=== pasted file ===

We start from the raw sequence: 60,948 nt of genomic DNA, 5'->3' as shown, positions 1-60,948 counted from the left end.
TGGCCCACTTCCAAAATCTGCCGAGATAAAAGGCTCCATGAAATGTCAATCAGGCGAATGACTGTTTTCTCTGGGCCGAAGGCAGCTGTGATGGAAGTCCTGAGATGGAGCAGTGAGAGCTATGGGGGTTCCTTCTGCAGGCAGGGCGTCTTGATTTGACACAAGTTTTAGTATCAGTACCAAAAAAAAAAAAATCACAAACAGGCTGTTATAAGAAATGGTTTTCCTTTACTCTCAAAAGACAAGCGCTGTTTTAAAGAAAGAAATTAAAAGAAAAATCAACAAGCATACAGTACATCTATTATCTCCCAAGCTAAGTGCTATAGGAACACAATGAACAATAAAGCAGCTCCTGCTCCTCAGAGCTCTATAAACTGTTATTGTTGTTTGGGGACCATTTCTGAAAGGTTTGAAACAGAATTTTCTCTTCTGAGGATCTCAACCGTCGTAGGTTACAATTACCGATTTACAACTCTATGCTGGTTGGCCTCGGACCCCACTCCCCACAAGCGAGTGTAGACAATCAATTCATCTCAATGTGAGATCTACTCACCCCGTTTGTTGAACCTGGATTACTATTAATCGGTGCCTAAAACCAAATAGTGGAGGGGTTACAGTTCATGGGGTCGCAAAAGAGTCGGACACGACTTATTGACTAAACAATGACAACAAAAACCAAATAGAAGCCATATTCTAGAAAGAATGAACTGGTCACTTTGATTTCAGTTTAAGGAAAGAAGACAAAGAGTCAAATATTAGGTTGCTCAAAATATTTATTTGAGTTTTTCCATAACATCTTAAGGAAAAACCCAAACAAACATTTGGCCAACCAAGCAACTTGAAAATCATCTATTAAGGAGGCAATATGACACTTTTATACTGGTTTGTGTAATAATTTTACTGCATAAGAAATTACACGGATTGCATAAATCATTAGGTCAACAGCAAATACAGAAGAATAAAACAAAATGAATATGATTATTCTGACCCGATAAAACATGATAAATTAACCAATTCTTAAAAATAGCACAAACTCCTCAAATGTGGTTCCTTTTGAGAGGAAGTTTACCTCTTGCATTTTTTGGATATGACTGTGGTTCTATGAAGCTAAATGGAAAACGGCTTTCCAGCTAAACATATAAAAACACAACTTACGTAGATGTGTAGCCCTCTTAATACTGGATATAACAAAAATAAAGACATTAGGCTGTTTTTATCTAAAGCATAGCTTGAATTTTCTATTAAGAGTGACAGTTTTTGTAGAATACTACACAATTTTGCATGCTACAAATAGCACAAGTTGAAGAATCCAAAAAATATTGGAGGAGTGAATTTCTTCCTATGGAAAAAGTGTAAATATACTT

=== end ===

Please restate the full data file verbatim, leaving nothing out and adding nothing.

We start from the raw sequence: 60,948 nt of genomic DNA, 5'->3' as shown, positions 1-60,948 counted from the left end.
TGGCCCACTTCCAAAATCTGCCGAGATAAAAGGCTCCATGAAATGTCAATCAGGCGAATGACTGTTTTCTCTGGGCCGAAGGCAGCTGTGATGGAAGTCCTGAGATGGAGCAGTGAGAGCTATGGGGGTTCCTTCTGCAGGCAGGGCGTCTTGATTTGACACAAGTTTTAGTATCAGTACCAAAAAAAAAAAAATCACAAACAGGCTGTTATAAGAAATGGTTTTCCTTTACTCTCAAAAGACAAGCGCTGTTTTAAAGAAAGAAATTAAAAGAAAAATCAACAAGCATACAGTACATCTATTATCTCCCAAGCTAAGTGCTATAGGAACACAATGAACAATAAAGCAGCTCCTGCTCCTCAGAGCTCTATAAACTGTTATTGTTGTTTGGGGACCATTTCTGAAAGGTTTGAAACAGAATTTTCTCTTCTGAGGATCTCAACCGTCGTAGGTTACAATTACCGATTTACAACTCTATGCTGGTTGGCCTCGGACCCCACTCCCCACAAGCGAGTGTAGACAATCAATTCATCTCAATGTGAGATCTACTCACCCCGTTTGTTGAACCTGGATTACTATTAATCGGTGCCTAAAACCAAATAGTGGAGGGGTTACAGTTCATGGGGTCGCAAAAGAGTCGGACACGACTTATTGACTAAACAATGACAACAAAAACCAAATAGAAGCCATATTCTAGAAAGAATGAACTGGTCACTTTGATTTCAGTTTAAGGAAAGAAGACAAAGAGTCAAATATTAGGTTGCTCAAAATATTTATTTGAGTTTTTCCATAACATCTTAAGGAAAAACCCAAACAAACATTTGGCCAACCAAGCAACTTGAAAATCATCTATTAAGGAGGCAATATGACACTTTTATACTGGTTTGTGTAATAATTTTACTGCATAAGAAATTACACGGATTGCATAAATCATTAGGTCAACAGCAAATACAGAAGAATAAAACAAAATGAATATGATTATTCTGACCCGATAAAACATGATAAATTAACCAATTCTTAAAAATAGCACAAACTCCTCAAATGTGGTTCCTTTTGAGAGGAAGTTTACCTCTTGCATTTTTTGGATATGACTGTGGTTCTATGAAGCTAAATGGAAAACGGCTTTCCAGCTAAACATATAAAAACACAACTTACGTAGATGTGTAGCCCTCTTAATACTGGATATAACAAAAATAAAGACATTAGGCTGTTTTTATCTAAAGCATAGCTTGAATTTTCTATTAAGAGTGACAGTTTTTGTAGAATACTACACAATTTTGCATGCTACAAATAGCACAAGTTGAAGAATCCAAAAAATATTGGAGGAGTGAATTTCTTCCTATGGAAAAAGTGTAAATATACTT